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You are here: Home / Library / RBINS Staff Publications / Historical (1900) seafloor composition in the Belgian-Dutch part of the North Sea: A reconstruction based on calibrated visual sediment descriptions

Jean-Sébastien Houziaux, Michael Fettweis, Frederic Francken and Vera Van Lankcer (2011)

Historical (1900) seafloor composition in the Belgian-Dutch part of the North Sea: A reconstruction based on calibrated visual sediment descriptions

Continental Shelf Research, 31:1043-1056.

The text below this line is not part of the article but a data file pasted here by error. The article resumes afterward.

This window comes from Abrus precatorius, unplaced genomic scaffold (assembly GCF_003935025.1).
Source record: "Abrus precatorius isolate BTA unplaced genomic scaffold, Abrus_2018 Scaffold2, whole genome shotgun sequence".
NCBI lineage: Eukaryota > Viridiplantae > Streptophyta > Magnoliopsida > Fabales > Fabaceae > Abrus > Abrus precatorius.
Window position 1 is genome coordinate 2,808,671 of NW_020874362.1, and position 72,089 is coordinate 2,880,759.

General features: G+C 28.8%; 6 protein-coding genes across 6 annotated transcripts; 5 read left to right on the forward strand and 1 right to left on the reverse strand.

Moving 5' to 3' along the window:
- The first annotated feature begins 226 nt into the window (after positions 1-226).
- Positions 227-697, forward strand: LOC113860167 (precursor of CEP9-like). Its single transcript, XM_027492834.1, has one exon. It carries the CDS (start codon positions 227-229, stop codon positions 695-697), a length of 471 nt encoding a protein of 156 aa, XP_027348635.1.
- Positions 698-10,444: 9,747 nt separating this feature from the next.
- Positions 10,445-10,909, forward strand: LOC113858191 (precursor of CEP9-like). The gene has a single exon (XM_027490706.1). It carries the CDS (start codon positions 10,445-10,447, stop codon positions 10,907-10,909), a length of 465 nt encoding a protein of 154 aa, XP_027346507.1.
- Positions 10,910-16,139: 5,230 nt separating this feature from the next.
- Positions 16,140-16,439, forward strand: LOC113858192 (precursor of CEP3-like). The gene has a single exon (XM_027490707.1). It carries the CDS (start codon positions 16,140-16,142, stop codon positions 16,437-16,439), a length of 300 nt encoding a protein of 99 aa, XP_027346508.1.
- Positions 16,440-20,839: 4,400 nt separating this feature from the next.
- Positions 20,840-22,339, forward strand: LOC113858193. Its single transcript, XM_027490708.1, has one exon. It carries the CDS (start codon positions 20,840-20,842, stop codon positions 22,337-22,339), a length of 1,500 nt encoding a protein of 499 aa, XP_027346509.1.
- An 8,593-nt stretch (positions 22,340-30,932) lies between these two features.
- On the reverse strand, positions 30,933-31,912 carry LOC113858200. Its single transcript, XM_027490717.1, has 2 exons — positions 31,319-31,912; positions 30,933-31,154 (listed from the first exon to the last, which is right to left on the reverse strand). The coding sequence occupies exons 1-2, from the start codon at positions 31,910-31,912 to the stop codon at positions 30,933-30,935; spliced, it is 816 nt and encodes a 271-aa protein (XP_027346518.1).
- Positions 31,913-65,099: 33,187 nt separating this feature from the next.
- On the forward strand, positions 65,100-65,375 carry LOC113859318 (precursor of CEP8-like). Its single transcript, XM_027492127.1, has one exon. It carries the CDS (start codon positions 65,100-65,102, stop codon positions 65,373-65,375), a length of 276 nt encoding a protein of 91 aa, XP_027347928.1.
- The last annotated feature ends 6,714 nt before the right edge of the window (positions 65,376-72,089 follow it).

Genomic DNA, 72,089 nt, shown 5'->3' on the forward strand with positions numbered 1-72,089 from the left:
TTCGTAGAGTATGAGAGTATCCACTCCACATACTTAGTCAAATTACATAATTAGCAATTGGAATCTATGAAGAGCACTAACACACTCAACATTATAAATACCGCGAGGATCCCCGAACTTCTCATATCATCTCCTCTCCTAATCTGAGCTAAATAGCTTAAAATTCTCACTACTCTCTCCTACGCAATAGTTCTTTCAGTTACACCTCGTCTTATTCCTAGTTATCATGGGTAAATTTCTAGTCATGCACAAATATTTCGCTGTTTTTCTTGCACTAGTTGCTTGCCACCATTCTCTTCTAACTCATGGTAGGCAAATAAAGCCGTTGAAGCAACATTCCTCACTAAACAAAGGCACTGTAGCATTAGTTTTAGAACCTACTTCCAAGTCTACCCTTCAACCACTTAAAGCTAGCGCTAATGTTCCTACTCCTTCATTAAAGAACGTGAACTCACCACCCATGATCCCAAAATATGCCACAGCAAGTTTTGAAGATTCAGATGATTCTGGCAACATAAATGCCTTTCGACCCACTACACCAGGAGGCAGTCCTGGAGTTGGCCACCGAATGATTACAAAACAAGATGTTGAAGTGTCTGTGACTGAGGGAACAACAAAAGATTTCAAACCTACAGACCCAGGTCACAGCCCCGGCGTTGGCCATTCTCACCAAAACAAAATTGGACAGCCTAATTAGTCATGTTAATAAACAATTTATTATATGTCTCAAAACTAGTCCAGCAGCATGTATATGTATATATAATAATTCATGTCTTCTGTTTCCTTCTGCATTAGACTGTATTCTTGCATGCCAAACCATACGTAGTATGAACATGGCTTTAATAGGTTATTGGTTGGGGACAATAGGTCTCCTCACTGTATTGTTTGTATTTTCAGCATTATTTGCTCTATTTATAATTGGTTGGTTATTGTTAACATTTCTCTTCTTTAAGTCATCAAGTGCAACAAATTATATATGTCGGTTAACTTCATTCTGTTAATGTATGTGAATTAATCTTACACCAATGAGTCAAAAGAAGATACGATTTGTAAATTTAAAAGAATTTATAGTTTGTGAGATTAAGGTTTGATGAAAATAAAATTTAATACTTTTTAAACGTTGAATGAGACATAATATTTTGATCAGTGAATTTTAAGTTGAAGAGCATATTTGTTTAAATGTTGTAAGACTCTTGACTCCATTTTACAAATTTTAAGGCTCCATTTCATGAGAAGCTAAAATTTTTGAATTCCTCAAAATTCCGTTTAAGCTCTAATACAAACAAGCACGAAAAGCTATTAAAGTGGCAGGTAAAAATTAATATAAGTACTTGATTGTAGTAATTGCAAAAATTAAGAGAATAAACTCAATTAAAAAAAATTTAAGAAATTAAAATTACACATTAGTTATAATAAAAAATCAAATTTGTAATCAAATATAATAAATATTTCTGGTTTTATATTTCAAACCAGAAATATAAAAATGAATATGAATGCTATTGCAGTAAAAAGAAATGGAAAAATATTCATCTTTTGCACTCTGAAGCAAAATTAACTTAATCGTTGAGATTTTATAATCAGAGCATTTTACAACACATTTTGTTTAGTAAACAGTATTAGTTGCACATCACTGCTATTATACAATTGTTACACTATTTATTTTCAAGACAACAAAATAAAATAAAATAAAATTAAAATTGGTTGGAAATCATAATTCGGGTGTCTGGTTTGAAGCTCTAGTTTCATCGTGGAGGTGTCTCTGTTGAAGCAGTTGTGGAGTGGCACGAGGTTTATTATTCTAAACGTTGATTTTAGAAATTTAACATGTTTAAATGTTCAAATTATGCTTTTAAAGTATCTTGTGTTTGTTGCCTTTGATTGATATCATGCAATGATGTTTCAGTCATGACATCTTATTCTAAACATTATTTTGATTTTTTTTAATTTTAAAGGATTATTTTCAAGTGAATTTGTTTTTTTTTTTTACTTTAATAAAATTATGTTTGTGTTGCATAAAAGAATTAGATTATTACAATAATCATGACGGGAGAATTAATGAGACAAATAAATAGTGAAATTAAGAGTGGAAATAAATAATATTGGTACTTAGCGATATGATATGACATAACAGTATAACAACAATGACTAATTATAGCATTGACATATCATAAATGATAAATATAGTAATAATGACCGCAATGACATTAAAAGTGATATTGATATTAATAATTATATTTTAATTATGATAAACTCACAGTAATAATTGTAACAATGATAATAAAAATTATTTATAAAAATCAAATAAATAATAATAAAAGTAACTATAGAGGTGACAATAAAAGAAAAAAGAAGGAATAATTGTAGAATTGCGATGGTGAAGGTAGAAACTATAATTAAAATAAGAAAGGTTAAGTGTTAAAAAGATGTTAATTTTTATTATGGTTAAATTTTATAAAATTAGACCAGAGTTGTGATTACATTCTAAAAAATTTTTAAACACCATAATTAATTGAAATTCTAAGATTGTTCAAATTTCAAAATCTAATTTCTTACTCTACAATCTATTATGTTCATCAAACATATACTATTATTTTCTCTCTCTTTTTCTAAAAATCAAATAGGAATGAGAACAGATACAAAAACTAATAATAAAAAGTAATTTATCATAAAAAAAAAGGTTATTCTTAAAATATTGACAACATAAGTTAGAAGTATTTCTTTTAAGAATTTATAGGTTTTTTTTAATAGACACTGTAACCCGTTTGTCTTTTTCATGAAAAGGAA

Concerns about human-induced degradation of marine ecosystems are presently being translated into European Directives aimed at a restoration of healthier seas. However, anthropogenic alterations are ancient and data on the pristine ecosystem are lacking, making the evaluation of their cumulative effects in the long run challenging. In the Belgian and Dutch parts of the North Sea, a historic data-set (the Gilson’s archive) exists to describe various compartments of the marine ecosystem in the first decade of the 20th century (1899–1914). The bulk of samples were acquired in the nearshore (up to 10 nautical miles off the coast) and further offshore in the Hinder banks area. In this contribution, we focus on the sediment information, which consists of 2200 visual descriptions of geo-referenced seafloor samples and 690 archived sub-samples, to reconstruct the seafloor composition 100 years ago. Estimates of mud levels, sand grain size, shell debris levels as well as occurrence of gravel, pebbles and cobbles were derived from the descriptions and standardized. Mud levels and sand grain-size categories were calibrated by means of grain-size analysis of archived samples (n 1⁄4 383 analyses). Large patches of very high mud levels (50–100%) used to occur close to the shore, along the central and eastern coast. The visual sand grain-size categories display a significant trend in their median grain-size, enabling us to identify distinct patches of fine (o 250 m m) and medium (250 o Xo 500 m m) sands. High levels of shell debris were found in the offshore; in coastal waters, they fringed the high turbidity zone typical of this area. Gravel grounds were identified in gullies bordering offshore sand banks and were colonized with an abundant bushy epifauna. Long-term changes were briefly considered. The nearshore mud levels are reduced in the present-day due to specific human impacts. Thick layers of poorly consolidated mud now occur mostly in the artificially dug navigation channels, at disposal sites and around port areas. Offshore, richly colonized biogenic reefs of native flat oyster (Ostrea edulis) were destroyed by targeted oyster fishery as early as in the 1860s. Since the 1920s, seabed disturbance caused by trawling activities steadily increased. We thereby demonstrate a degradation path from richly colonized biogenic reefs toward continuously disturbed sandy gravel grounds in the present day. Our conclusion is likely valid for many such grounds in the English Channel and southern North Sea. Major long-term changes observed thus far are clearly related to specific human activities. This reconstruction work will enable to better define the amplitude of human-induced changes in this portion of the North Sea, a necessary pre-requisite to the definition of meaningful environmental health targets.

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